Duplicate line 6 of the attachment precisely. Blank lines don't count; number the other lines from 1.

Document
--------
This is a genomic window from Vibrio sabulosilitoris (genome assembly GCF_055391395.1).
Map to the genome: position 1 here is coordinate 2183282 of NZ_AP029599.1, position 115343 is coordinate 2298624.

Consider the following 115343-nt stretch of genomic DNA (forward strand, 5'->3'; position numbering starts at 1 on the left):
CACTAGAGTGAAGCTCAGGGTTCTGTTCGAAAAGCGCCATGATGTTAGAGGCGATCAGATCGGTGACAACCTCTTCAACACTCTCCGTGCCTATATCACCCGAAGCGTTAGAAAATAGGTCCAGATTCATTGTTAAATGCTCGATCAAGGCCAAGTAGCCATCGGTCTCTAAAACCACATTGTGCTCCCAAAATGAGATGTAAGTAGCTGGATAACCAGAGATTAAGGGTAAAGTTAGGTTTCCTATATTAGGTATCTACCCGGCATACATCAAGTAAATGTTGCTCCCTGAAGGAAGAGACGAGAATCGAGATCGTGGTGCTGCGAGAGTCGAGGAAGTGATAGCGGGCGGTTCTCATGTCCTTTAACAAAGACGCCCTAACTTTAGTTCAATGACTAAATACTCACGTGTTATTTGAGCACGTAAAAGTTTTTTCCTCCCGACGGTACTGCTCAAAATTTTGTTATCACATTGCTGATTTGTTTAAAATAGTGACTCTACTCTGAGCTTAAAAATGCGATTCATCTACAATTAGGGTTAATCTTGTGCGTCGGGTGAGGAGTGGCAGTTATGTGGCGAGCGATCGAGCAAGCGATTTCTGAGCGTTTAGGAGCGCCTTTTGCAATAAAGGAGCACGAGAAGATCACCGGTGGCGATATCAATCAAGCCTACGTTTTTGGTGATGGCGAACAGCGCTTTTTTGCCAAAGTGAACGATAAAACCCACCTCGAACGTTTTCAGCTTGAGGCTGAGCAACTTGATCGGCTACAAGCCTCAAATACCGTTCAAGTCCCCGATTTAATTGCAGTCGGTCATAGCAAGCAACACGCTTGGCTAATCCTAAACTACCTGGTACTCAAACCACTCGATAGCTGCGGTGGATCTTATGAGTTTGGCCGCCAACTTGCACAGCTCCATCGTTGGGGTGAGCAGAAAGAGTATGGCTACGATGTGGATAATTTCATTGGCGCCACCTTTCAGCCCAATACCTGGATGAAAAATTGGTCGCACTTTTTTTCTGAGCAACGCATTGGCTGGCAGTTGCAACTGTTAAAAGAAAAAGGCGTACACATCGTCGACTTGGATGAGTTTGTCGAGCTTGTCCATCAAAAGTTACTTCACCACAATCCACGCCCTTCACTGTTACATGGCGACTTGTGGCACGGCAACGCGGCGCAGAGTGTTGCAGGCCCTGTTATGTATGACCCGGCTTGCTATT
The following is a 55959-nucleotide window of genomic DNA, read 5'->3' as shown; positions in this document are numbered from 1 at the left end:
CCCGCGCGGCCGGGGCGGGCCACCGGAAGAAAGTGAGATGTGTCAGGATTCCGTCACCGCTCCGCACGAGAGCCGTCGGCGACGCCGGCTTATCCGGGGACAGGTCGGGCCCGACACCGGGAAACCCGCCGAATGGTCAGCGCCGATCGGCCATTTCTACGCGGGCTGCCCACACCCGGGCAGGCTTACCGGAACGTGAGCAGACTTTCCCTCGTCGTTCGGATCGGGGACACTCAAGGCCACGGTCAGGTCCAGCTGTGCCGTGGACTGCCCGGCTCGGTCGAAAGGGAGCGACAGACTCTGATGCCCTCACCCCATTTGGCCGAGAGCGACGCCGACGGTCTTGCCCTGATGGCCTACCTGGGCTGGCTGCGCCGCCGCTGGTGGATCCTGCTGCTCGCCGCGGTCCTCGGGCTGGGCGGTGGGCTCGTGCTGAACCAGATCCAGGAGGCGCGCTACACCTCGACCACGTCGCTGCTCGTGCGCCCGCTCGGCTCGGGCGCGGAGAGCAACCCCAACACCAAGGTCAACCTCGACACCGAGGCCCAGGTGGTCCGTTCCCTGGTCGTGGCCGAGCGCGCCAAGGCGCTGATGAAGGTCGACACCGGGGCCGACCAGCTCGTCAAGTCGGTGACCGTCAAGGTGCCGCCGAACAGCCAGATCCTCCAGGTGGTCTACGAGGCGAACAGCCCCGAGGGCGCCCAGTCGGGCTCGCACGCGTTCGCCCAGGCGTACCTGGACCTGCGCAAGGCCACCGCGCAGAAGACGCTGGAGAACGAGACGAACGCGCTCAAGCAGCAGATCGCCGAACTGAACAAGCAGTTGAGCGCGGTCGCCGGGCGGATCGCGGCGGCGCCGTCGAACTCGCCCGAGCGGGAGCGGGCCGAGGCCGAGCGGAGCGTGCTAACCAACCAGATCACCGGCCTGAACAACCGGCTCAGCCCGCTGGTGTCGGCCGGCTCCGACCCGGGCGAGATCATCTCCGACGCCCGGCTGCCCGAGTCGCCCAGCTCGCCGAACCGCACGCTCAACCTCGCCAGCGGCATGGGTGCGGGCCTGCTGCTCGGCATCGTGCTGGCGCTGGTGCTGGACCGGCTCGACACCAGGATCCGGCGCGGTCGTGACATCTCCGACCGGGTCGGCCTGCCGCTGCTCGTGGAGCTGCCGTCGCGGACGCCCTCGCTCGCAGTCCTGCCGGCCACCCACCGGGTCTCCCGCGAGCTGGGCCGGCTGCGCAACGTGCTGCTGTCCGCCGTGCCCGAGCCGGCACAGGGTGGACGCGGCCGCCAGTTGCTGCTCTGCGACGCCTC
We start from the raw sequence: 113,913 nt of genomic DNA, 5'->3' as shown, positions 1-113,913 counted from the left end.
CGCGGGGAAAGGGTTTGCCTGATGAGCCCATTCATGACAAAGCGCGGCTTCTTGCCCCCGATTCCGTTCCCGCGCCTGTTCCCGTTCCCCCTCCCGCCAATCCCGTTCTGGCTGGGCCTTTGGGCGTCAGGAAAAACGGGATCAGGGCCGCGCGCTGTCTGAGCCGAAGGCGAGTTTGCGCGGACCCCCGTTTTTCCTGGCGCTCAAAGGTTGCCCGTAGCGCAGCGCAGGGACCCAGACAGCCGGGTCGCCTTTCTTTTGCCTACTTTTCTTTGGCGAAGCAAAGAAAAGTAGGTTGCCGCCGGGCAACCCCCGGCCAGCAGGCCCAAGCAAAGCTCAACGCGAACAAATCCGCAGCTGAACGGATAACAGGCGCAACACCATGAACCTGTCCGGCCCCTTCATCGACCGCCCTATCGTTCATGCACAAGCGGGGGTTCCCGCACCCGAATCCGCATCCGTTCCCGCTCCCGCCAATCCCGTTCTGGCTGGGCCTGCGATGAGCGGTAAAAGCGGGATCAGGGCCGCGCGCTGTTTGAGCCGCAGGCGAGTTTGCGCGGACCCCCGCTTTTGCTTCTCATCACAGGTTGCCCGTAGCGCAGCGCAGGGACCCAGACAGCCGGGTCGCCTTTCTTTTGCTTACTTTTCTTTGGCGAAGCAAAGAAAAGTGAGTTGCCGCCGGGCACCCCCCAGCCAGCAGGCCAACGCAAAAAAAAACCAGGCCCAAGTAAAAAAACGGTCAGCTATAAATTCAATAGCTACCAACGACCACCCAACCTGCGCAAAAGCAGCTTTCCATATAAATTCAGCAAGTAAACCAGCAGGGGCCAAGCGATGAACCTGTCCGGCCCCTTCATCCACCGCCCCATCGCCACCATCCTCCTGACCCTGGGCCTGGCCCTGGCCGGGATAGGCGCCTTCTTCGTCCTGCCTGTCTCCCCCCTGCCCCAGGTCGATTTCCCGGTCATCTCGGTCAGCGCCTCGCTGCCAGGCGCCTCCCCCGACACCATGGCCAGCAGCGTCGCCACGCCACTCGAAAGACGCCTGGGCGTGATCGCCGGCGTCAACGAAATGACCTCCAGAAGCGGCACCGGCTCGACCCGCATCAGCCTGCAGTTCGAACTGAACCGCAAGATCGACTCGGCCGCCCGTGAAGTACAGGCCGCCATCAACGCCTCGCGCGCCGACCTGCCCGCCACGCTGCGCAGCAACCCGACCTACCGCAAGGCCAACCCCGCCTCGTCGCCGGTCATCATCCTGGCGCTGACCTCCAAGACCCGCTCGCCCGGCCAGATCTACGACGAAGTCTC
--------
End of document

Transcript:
CCCGCGCGGCCGGGGCGGGCCACCGGAAGAAAGTGAGATGTGTCAGGATTCCGTCACCGCTCCGCACGAGAGCCGTCGGCGACGCCGGCTTATCCGGGGACAGGTCGGGCCCGACACCGGGAAACCCGCCGAATGGTCAGCGCCGATCGGCCATTTCTACGCGGGCTGCCCACACCCGGGCAGGCTTACCGGAACGTGAGCAGACTTTCCCTCGTCGTTCGGATCGGGGACACTCAAGGCCACGGTCAGGTCCAGCTGTGCCGTGGACTGCCCGGCTCGGTCGAAAGGGAGCGACAGACTCTGATGCCCTCACCCCATTTGGCCGAGAGCGACGCCGACGGTCTTGCCCTGATGGCCTACCTGGGCTGGCTGCGCCGCCGCTGGTGGATCCTGCTGCTCGCCGCGGTCCTCGGGCTGGGCGGTGGGCTCGTGCTGAACCAGATCCAGGAGGCGCGCTACACCTCGACCACGTCGCTGCTCGTGCGCCCGCTCGGCTCGGGCGCGGAGAGCAACCCCAACACCAAGGTCAACCTCGACACCGAGGCCCAGGTGGTCCGTTCCCTGGTCGTGGCCGAGCGCGCCAAGGCGCTGATGAAGGTCGACACCGGGGCCGACCAGCTCGTCAAGTCGGTGACCGTCAAGGTGCCGCCGAACAGCCAGATCCTCCAGGTGGTCTACGAGGCGAACAGCCCCGAGGGCGCCCAGTCGGGCTCGCACGCGTTCGCCCAGGCGTACCTGGACCTGCGCAAGGCCACCGCGCAGAAGACGCTGGAGAACGAGACGAACGCGCTCAAGCAGCAGATCGCCGAACTGAACAAGCAGTTGAGCGCGGTCGCCGGGCGGATCGCGGCGGCGCCGTCGAACTCGCCCGAGCGGGAGCGGGCCGAGGCCGAGCGGAGCGTGCTAACCAACCAGATCACCGGCCTGAACAACCGGCTCAGCCCGCTGGTGTCGGCCGGCTCCGACCCGGGCGAGATCATCTCCGACGCCCGGCTGCCCGAGTCGCCCAGCTCGCCGAACCGCACGCTCAACCTCGCCAGCGGCATGGGTGCGGGCCTGCTGCTCGGCATCGTGCTGGCGCTGGTGCTGGACCGGCTCGACACCAGGATCCGGCGCGGTCGTGACATCTCCGACCGGGTCGGCCTGCCGCTGCTCGTGGAGCTGCCGTCGCGGACGCCCTCGCTCGCAGTCCTGCCGGCCACCCACCGGGTCTCCCGCGAGCTGGGCCGGCTGCGCAACGTGCTGCTGTCCGCCGTGCCCGAGCCGGCACAGGGTGGACGCGGCCGCCAGTTGCTGCTCTGCGACGCCTC